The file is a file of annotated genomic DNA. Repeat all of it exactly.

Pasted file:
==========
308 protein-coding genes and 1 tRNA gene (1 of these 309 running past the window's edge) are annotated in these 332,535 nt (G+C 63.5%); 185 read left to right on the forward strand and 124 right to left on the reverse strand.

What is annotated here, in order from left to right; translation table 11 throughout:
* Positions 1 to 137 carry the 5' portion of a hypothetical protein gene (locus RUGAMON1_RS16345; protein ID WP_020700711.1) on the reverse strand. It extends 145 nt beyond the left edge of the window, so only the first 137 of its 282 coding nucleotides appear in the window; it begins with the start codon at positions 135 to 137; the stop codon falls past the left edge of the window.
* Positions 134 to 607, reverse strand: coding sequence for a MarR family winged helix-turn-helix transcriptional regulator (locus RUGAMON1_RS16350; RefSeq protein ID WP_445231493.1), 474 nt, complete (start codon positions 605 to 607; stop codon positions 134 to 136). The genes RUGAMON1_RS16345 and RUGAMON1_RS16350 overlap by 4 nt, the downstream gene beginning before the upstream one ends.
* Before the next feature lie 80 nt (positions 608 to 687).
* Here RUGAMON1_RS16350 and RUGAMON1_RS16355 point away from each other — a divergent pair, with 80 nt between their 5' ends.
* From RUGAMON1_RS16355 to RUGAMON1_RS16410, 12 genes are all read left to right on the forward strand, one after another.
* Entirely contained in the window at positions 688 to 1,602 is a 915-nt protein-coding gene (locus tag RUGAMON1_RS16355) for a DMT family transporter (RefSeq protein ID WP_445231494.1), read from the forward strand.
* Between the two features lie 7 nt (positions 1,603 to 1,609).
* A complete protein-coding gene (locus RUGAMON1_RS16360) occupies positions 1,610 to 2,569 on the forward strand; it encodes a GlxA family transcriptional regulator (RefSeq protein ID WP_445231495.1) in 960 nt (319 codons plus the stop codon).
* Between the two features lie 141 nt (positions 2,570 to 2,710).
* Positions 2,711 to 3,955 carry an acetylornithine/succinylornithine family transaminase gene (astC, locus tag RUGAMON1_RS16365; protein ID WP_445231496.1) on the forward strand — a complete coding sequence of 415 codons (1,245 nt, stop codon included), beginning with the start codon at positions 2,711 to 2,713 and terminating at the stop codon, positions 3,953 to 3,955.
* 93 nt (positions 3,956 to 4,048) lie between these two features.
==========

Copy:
308 protein-coding genes and 1 tRNA gene (1 of these 309 running past the window's edge) are annotated in these 332,535 nt (G+C 63.5%); 185 read left to right on the forward strand and 124 right to left on the reverse strand.

What is annotated here, in order from left to right; translation table 11 throughout:
* Positions 1 to 137 carry the 5' portion of a hypothetical protein gene (locus RUGAMON1_RS16345; protein ID WP_020700711.1) on the reverse strand. It extends 145 nt beyond the left edge of the window, so only the first 137 of its 282 coding nucleotides appear in the window; it begins with the start codon at positions 135 to 137; the stop codon falls past the left edge of the window.
* Positions 134 to 607, reverse strand: coding sequence for a MarR family winged helix-turn-helix transcriptional regulator (locus RUGAMON1_RS16350; RefSeq protein ID WP_445231493.1), 474 nt, complete (start codon positions 605 to 607; stop codon positions 134 to 136). The genes RUGAMON1_RS16345 and RUGAMON1_RS16350 overlap by 4 nt, the downstream gene beginning before the upstream one ends.
* Before the next feature lie 80 nt (positions 608 to 687).
* Here RUGAMON1_RS16350 and RUGAMON1_RS16355 point away from each other — a divergent pair, with 80 nt between their 5' ends.
* From RUGAMON1_RS16355 to RUGAMON1_RS16410, 12 genes are all read left to right on the forward strand, one after another.
* Entirely contained in the window at positions 688 to 1,602 is a 915-nt protein-coding gene (locus tag RUGAMON1_RS16355) for a DMT family transporter (RefSeq protein ID WP_445231494.1), read from the forward strand.
* Between the two features lie 7 nt (positions 1,603 to 1,609).
* A complete protein-coding gene (locus RUGAMON1_RS16360) occupies positions 1,610 to 2,569 on the forward strand; it encodes a GlxA family transcriptional regulator (RefSeq protein ID WP_445231495.1) in 960 nt (319 codons plus the stop codon).
* Between the two features lie 141 nt (positions 2,570 to 2,710).
* Positions 2,711 to 3,955 carry an acetylornithine/succinylornithine family transaminase gene (astC, locus tag RUGAMON1_RS16365; protein ID WP_445231496.1) on the forward strand — a complete coding sequence of 415 codons (1,245 nt, stop codon included), beginning with the start codon at positions 2,711 to 2,713 and terminating at the stop codon, positions 3,953 to 3,955.
* 93 nt (positions 3,956 to 4,048) lie between these two features.